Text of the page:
The last man Judith Worth wants to see again is Christian Trent, the Marquess of Ashford – the man who spent summers at her family home, who kissed her one magical night…and then heartlessly ruined her father. But when a tricky business matter arises, he’s the only one she can ask for help. With any luck, he’ll engage a servant to take care of the matter, and she won’t even have to talk with him.
But Ashford has never forgotten Judith. He knows she will never forgive him for what he’s done, but when offered the chance to assist her, he arrives in person. His memory of Judith may have haunted him, but it pales in comparison to the reality of the vivacious, beautiful woman he rediscovers. Throughout his life, he has always done what is correct. But now, he finds himself doing something utterly wrong…falling in love with the one woman he can never have.
Rating: Narration – A; Content – B
I always find books and audiobooks by Courtney Milan difficult to review, usually because she explores such complex, meaty themes that it’s hard to talk about them all without writing a literary treatise! Once Upon a Marquess presented me with just that challenge because, as the first in a series that the author is envisioning as seven full-length novels plus several spin-off novellas, there is a lot of setting up to be done and a lot of back-story to get through whilst also telling the story of two former lovers who were torn apart by a scandal that rocked English society.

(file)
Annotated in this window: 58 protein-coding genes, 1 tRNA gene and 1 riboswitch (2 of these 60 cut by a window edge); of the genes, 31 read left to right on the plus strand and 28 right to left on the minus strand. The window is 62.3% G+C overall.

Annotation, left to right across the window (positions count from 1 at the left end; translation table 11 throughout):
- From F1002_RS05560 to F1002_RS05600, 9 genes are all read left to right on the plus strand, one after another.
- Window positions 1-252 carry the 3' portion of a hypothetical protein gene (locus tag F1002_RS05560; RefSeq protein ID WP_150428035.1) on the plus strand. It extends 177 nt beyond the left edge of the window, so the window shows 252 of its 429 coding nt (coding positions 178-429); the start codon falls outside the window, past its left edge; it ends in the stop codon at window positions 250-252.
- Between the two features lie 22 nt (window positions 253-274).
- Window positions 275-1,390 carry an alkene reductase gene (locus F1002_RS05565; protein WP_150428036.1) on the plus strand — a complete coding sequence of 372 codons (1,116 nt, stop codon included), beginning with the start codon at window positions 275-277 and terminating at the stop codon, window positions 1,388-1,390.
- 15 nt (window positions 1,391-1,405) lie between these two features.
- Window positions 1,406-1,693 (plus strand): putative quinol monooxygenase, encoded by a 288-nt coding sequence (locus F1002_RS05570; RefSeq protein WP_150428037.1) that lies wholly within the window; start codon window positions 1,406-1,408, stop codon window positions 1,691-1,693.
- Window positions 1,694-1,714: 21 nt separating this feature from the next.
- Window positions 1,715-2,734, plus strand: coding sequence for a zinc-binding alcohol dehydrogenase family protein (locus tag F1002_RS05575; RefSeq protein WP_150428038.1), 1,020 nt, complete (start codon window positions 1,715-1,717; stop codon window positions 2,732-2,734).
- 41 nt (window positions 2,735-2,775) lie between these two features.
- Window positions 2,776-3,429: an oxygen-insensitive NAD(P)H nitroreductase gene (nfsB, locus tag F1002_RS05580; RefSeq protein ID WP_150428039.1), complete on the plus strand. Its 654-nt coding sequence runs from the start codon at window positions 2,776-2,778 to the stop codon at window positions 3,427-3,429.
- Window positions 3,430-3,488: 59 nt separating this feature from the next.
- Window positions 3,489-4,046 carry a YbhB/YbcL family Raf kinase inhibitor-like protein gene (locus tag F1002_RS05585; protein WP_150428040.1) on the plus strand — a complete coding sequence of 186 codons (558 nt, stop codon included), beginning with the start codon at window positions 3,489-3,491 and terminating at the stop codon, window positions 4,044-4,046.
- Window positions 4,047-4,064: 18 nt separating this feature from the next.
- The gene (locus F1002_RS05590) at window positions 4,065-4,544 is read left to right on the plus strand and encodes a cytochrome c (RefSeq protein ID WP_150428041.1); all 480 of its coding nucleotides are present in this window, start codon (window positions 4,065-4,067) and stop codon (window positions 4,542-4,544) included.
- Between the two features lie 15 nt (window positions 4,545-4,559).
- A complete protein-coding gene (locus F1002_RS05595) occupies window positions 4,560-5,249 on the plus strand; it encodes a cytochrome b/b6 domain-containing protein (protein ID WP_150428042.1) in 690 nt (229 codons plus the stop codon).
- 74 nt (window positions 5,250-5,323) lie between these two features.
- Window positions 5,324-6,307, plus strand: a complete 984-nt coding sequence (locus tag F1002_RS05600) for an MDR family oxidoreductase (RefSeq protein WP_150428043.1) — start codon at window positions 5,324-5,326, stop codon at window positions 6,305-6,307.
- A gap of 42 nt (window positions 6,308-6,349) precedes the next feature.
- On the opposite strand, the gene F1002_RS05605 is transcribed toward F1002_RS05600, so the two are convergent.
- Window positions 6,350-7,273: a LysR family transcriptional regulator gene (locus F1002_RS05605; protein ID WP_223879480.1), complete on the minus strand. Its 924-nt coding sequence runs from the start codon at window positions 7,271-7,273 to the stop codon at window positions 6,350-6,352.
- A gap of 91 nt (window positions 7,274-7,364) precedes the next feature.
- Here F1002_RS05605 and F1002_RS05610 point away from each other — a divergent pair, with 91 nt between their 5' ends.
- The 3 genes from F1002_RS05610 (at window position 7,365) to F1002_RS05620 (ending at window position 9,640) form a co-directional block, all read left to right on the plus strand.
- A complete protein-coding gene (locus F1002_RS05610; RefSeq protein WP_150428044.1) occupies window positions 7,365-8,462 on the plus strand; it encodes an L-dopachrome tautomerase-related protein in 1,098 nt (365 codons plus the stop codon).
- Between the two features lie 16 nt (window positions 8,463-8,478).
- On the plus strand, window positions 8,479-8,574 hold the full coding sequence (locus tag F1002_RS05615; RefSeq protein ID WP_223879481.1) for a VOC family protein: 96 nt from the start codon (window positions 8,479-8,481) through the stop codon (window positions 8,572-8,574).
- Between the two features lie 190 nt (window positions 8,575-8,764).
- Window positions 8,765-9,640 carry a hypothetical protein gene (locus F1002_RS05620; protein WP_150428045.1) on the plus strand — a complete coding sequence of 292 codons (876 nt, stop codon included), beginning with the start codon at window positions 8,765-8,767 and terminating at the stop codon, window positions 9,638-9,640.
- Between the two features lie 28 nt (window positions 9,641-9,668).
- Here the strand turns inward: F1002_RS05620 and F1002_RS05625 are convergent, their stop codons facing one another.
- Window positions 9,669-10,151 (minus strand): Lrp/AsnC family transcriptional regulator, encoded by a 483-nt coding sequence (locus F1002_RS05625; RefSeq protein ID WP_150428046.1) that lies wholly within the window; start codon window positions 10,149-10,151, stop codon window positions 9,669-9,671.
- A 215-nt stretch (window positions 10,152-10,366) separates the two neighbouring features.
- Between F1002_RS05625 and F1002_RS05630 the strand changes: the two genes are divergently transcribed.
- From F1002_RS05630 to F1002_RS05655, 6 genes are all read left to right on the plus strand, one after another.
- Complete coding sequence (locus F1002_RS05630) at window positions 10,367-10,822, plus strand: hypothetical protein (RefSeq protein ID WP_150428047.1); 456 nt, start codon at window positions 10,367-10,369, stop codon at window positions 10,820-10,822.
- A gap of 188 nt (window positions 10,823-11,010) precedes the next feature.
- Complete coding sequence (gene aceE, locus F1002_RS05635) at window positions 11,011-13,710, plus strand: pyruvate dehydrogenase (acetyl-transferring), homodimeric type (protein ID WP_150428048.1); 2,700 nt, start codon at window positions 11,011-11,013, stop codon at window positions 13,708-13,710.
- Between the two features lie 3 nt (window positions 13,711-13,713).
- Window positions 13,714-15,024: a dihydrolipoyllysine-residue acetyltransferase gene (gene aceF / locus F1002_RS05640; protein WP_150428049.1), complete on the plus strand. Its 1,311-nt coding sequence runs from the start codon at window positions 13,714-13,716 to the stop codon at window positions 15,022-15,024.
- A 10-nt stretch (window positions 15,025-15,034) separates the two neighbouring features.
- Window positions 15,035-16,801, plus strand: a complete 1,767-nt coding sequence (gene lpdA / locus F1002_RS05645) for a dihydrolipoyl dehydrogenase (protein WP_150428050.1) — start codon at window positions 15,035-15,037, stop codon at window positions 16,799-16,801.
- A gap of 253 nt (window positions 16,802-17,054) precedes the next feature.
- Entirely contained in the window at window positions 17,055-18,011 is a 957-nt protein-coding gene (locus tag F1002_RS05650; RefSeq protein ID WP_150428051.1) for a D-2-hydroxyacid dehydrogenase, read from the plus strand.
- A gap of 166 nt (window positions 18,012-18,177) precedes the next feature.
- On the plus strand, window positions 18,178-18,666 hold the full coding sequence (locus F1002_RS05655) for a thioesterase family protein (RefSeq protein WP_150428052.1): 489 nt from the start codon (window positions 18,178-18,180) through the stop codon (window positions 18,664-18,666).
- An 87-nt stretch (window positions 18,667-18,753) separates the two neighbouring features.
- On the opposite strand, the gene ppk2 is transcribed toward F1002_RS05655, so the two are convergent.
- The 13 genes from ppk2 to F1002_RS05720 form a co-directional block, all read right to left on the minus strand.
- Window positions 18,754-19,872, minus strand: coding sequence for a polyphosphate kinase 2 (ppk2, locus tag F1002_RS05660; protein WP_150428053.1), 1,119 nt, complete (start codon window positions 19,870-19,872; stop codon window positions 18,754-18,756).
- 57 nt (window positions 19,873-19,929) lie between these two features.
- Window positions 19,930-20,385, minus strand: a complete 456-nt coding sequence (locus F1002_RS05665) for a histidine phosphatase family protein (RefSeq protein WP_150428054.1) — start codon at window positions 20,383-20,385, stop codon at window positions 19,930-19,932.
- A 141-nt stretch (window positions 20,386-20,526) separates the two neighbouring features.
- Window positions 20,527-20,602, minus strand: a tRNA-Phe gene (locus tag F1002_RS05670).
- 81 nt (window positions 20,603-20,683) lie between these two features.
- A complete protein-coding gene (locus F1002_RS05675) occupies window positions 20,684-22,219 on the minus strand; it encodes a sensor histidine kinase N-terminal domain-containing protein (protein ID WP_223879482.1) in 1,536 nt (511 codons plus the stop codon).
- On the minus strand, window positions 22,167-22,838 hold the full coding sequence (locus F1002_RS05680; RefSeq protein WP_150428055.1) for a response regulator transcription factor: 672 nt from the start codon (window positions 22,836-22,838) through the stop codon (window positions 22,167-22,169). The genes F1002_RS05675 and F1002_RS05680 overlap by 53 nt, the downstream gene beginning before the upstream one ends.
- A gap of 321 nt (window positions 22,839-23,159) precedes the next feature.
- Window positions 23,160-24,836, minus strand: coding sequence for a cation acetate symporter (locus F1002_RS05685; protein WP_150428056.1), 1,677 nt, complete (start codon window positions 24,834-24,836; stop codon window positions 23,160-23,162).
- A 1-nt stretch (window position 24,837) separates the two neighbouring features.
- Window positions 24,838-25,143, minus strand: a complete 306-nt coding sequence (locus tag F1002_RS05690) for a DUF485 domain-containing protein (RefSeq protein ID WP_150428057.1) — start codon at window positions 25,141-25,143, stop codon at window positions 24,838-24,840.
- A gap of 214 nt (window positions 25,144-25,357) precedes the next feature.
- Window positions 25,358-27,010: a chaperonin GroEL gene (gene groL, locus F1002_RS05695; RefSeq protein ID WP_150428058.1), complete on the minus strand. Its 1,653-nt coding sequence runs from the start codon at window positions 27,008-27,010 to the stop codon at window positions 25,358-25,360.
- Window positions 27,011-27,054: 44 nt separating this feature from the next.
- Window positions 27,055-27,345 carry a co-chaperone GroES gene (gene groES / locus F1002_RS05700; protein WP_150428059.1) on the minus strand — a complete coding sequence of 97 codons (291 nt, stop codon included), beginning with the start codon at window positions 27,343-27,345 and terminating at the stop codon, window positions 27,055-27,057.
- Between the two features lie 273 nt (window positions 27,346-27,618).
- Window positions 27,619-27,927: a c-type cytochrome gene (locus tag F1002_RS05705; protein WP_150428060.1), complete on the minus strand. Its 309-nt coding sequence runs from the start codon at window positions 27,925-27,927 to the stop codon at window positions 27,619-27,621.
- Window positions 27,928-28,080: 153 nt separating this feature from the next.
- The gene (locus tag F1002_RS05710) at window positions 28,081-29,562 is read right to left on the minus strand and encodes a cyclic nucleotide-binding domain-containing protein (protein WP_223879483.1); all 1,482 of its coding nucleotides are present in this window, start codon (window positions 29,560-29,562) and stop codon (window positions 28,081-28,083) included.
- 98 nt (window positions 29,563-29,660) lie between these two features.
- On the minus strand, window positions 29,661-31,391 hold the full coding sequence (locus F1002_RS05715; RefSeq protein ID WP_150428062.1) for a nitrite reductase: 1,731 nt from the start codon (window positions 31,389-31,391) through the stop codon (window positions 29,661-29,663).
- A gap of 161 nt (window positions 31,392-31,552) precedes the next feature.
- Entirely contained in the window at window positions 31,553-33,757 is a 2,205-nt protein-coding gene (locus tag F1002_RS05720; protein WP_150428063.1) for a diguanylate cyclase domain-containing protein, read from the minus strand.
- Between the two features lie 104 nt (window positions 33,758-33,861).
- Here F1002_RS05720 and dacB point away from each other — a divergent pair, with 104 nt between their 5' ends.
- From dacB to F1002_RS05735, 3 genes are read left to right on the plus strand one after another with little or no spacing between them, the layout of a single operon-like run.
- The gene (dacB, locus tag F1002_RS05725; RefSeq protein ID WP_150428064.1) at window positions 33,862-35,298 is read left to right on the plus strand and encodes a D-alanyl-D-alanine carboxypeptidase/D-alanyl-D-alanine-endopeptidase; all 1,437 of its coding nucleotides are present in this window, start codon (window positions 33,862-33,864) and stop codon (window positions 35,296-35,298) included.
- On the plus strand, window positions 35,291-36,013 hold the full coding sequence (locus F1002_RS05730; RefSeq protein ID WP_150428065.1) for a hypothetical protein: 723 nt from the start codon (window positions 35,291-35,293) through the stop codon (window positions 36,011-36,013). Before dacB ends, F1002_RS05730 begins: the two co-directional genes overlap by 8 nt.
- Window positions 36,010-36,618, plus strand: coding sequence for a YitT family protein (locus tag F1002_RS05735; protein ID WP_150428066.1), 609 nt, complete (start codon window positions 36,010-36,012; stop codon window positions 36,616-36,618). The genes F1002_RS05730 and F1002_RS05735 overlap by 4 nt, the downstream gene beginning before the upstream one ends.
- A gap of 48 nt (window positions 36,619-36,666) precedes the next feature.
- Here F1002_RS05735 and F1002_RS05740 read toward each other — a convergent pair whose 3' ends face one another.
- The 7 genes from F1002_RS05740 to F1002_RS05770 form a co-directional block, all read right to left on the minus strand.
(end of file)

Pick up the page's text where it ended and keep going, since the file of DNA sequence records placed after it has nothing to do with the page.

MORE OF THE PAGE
Lady Judith Worth, daughter of the Earl of Linney, is now the sole support of her siblings Benedict, Theresa and Camilla. Eight years previously, their father was convicted of treason and subsequently committed suicide, and their elder brother, Anthony, was transported following his conviction for the same crime. They are living in very reduced circumstances, supported by Judith’s talent for designing and making clockwork devices. She has earned enough money over the years to be able to send Benedict to Eton, to set something aside for her sisters and to keep a roof over their heads, but life is far from easy. One sister, Camilla, is missing and hasn’t been heard from in almost seven years; Theresa is… different and, as Judith discovers at the beginning of the story, Benedict is being badly bullied at school and won’t go back there.
I suspect that I would have given a lower rating for content had I been reviewing the print edition. This is one of those times when the narrator elevates the story.